Glossary of TermsASTM: American Society for Testing Materials. This organization develops testing standards to determine the properties and performance of materials.
CFC’s: Chlorofluorocarbons. Any of several organic compounds composed of carbon, fluorine, chlorine, and hydrogen. Contributes to stratospheric ozone depletion.
Closed-Cell: A cell totally enclosed by its walls, and therefore does not interconnect with other cells.
Compression Creep: The loss of thickness of a material under a constant load over a specific period of time.
Compression Deflection: The amount of force required to compress a foam specimen by a given percentage over the entire top area of the specimen. Usually expressed in pounds per square inch.
Crosslinked: The establishment of a chemical bond between the molecular chains of a given polymer, thereby imparting superior physical properties.
Cushion Curves: Reams of statistics that are material specific, related to G factor, allowing optimal solutions with cost always a factor. Measures the amount of cushioning protection provided by packaging materials of a specific density and thickness.
Density: Describes the weight per unit volume of a material – usually expressed in PCF (per cubic foot) – weight of one cubic ft. (12″ x 12″ x 12″) or kg/m3 (kilograms per cubic meter).
EIFS: Exterior Insulation Finishing System such as dryvit.
Elongation: The maximum length a material can be stretched without tearing, or exhibiting permanent distortions. The value expressed as percentage of the materials original length.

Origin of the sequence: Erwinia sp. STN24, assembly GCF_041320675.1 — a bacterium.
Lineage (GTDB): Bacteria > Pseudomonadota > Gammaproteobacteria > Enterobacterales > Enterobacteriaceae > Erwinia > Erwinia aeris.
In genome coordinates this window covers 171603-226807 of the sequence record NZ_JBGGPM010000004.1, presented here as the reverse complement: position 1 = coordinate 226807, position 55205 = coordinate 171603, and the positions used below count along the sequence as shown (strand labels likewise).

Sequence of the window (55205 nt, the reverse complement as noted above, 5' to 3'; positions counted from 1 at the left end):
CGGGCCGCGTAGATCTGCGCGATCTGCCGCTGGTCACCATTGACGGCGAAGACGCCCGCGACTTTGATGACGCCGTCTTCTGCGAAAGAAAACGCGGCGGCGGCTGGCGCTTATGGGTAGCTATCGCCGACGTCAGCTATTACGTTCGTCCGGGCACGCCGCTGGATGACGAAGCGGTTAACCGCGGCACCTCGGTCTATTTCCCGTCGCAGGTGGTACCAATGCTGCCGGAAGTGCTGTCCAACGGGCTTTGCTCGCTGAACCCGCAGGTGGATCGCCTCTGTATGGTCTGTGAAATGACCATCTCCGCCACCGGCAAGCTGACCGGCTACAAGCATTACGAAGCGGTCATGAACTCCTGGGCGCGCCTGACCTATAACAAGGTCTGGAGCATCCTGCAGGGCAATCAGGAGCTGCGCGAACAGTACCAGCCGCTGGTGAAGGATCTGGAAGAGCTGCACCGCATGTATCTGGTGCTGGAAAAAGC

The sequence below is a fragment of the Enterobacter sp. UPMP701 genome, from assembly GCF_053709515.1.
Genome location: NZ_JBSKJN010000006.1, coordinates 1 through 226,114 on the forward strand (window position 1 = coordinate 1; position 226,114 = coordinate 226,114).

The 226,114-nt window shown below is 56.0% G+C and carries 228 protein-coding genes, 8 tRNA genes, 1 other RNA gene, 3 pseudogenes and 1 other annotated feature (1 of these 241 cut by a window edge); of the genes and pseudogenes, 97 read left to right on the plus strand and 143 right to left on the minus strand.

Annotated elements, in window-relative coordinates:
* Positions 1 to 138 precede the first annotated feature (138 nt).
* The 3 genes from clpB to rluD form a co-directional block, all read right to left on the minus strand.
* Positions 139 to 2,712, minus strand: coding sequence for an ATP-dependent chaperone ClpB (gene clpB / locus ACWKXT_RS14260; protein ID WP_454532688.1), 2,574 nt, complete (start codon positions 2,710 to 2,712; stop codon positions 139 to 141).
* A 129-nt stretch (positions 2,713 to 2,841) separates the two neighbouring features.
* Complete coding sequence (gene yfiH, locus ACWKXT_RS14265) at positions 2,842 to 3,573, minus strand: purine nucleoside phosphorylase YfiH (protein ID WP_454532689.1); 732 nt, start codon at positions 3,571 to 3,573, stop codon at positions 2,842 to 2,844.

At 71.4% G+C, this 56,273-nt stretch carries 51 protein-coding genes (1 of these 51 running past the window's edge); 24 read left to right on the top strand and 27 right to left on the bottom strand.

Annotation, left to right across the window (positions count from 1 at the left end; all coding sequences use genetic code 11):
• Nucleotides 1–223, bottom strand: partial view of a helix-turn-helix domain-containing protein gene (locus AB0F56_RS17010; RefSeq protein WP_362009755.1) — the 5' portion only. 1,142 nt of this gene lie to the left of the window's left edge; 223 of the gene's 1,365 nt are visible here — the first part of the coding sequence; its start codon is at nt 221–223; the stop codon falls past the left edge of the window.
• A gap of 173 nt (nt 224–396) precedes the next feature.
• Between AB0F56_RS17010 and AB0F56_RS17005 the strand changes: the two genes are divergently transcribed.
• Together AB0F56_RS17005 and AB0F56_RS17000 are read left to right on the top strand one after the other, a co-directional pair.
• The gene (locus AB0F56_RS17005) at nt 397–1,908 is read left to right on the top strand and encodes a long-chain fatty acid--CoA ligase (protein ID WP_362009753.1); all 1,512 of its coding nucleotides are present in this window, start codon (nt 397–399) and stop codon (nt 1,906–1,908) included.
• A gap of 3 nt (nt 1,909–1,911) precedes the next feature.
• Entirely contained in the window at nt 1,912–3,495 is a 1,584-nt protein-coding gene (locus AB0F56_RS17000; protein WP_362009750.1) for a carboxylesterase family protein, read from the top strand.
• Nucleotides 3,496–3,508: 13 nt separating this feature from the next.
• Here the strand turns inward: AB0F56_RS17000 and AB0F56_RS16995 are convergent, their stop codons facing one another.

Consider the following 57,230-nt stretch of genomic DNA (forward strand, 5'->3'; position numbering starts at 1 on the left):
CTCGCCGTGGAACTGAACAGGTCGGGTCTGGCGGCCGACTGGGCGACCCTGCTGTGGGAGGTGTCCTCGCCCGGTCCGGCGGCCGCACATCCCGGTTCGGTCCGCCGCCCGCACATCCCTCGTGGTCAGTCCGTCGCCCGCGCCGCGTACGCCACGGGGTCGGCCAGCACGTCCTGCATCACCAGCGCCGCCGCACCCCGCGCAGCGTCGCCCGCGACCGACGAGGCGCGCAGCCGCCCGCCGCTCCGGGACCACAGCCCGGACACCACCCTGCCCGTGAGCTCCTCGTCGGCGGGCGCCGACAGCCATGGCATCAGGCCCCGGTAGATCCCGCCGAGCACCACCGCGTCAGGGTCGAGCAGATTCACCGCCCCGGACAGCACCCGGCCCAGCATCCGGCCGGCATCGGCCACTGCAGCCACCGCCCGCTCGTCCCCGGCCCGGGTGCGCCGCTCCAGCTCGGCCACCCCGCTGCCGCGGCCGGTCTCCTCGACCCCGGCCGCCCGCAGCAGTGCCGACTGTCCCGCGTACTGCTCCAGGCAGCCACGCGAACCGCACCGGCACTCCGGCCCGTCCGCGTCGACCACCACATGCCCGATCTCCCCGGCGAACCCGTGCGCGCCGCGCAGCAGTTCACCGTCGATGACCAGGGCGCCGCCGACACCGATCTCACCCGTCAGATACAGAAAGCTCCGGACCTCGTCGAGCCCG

EPS: Expanded Polystyrene, also know as beadboard.
Density/Compression Codes: i.e. 1232 indicates a density of 1.2 PCF’s and an ILD or IFD of 32 lbs. Important designation for PU.
G Factor: A measure of fragility ranging from extremely delicate (15-25 G’s) to rugged (115 G’s).
HCFC’s: Hydro chlorofluorocarbons. Gaseous compounds that contribute to stratospheric ozone depletion.
ICF’s: Insulated Concrete Forms
ILD or IFD: Initial load deflection or initial force deflection. This is a gauging of compression, i.e.: softness or firmness. The higher the number the firmer the foam.
K-Factor: A measure of thermal conductivity. The amount of heat (BTUs) that is transmitted through one square foot of a material, one inch thick, during a period of one hour. Lower values indicate better insulating properties.
kPa – Kilo Pascals: Metric equivalent to PSI (pounds per square inch).
Laminate: Product made by bonding together two or more layers of similar, or dissimilar materials.
Non-Reticulated PU: A random network of cells found in ethers, esters, and grafted. 99% of polyurethane packaging foam is non-reticulated.
Open-Cell: A cell is not totally enclosed by its walls and therefore exhibits a predominance of interconnecting cells.
PE: Polyethylene foam.
PP: Polypropylene foam.
PSA: Pressure sensitive adhesive that can be applied to all foams.
PSI: Pounds per square inch.
PU: Polyurethane foam. Also know as flexible urethane.
Resilience: The ability of a material to recover from impressions and withstand additional impacts. Usually expressed as the ratio of return to impressed energy.
Reticulated PU: A foam with a network of uniform cells, used to filter everything from blood to air. Often referred to as PPI (pores per inch) foam.
R-value: Unit of measure describing the ability of an insulation to resist heat flow. Higher values permit less heat flow.
SIPs: Thermal Foam Structural Insulated Panels.
Tensile Strength: The maximum amount of stress a material can withstand without tearing while being stretched lengthwise.
Thermal Stability: Dimensional stability in any direction of a material at elevated temperatures.